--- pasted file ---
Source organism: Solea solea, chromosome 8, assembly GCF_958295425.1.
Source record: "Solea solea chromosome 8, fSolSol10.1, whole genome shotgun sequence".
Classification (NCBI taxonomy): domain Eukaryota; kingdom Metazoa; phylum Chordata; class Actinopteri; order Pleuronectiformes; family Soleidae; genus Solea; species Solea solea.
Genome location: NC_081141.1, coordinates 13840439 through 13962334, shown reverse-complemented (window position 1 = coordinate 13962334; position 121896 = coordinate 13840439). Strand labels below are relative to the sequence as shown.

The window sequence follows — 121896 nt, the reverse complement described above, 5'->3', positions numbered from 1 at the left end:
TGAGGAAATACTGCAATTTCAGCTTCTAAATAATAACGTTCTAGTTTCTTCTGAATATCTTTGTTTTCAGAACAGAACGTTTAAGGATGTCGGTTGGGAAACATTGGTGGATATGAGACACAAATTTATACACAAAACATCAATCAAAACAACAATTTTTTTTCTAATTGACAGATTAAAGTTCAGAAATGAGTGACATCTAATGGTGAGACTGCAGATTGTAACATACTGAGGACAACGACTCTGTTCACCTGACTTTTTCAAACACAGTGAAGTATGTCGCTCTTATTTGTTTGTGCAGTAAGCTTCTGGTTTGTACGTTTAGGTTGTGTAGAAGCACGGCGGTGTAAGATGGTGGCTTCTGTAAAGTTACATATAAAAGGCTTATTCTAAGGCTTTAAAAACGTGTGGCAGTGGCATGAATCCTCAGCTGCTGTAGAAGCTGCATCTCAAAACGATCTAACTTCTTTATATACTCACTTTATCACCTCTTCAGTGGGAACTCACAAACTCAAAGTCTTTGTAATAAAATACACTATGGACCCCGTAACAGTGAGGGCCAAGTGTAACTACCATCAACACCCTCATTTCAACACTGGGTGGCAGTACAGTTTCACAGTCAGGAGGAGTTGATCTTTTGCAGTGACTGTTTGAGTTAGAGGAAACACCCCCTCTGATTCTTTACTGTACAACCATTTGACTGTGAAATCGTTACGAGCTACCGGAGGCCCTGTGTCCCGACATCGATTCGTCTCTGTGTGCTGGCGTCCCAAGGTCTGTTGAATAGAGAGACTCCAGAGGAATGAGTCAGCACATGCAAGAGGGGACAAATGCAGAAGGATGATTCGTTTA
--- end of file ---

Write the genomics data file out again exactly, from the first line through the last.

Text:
Source organism: Solea solea, chromosome 8, assembly GCF_958295425.1.
Source record: "Solea solea chromosome 8, fSolSol10.1, whole genome shotgun sequence".
Classification (NCBI taxonomy): domain Eukaryota; kingdom Metazoa; phylum Chordata; class Actinopteri; order Pleuronectiformes; family Soleidae; genus Solea; species Solea solea.
Genome location: NC_081141.1, coordinates 13840439 through 13962334, shown reverse-complemented (window position 1 = coordinate 13962334; position 121896 = coordinate 13840439). Strand labels below are relative to the sequence as shown.

The window sequence follows — 121896 nt, the reverse complement described above, 5'->3', positions numbered from 1 at the left end:
TGAGGAAATACTGCAATTTCAGCTTCTAAATAATAACGTTCTAGTTTCTTCTGAATATCTTTGTTTTCAGAACAGAACGTTTAAGGATGTCGGTTGGGAAACATTGGTGGATATGAGACACAAATTTATACACAAAACATCAATCAAAACAACAATTTTTTTTCTAATTGACAGATTAAAGTTCAGAAATGAGTGACATCTAATGGTGAGACTGCAGATTGTAACATACTGAGGACAACGACTCTGTTCACCTGACTTTTTCAAACACAGTGAAGTATGTCGCTCTTATTTGTTTGTGCAGTAAGCTTCTGGTTTGTACGTTTAGGTTGTGTAGAAGCACGGCGGTGTAAGATGGTGGCTTCTGTAAAGTTACATATAAAAGGCTTATTCTAAGGCTTTAAAAACGTGTGGCAGTGGCATGAATCCTCAGCTGCTGTAGAAGCTGCATCTCAAAACGATCTAACTTCTTTATATACTCACTTTATCACCTCTTCAGTGGGAACTCACAAACTCAAAGTCTTTGTAATAAAATACACTATGGACCCCGTAACAGTGAGGGCCAAGTGTAACTACCATCAACACCCTCATTTCAACACTGGGTGGCAGTACAGTTTCACAGTCAGGAGGAGTTGATCTTTTGCAGTGACTGTTTGAGTTAGAGGAAACACCCCCTCTGATTCTTTACTGTACAACCATTTGACTGTGAAATCGTTACGAGCTACCGGAGGCCCTGTGTCCCGACATCGATTCGTCTCTGTGTGCTGGCGTCCCAAGGTCTGTTGAATAGAGAGACTCCAGAGGAATGAGTCAGCACATGCAAGAGGGGACAAATGCAGAAGGATGATTCGTTTA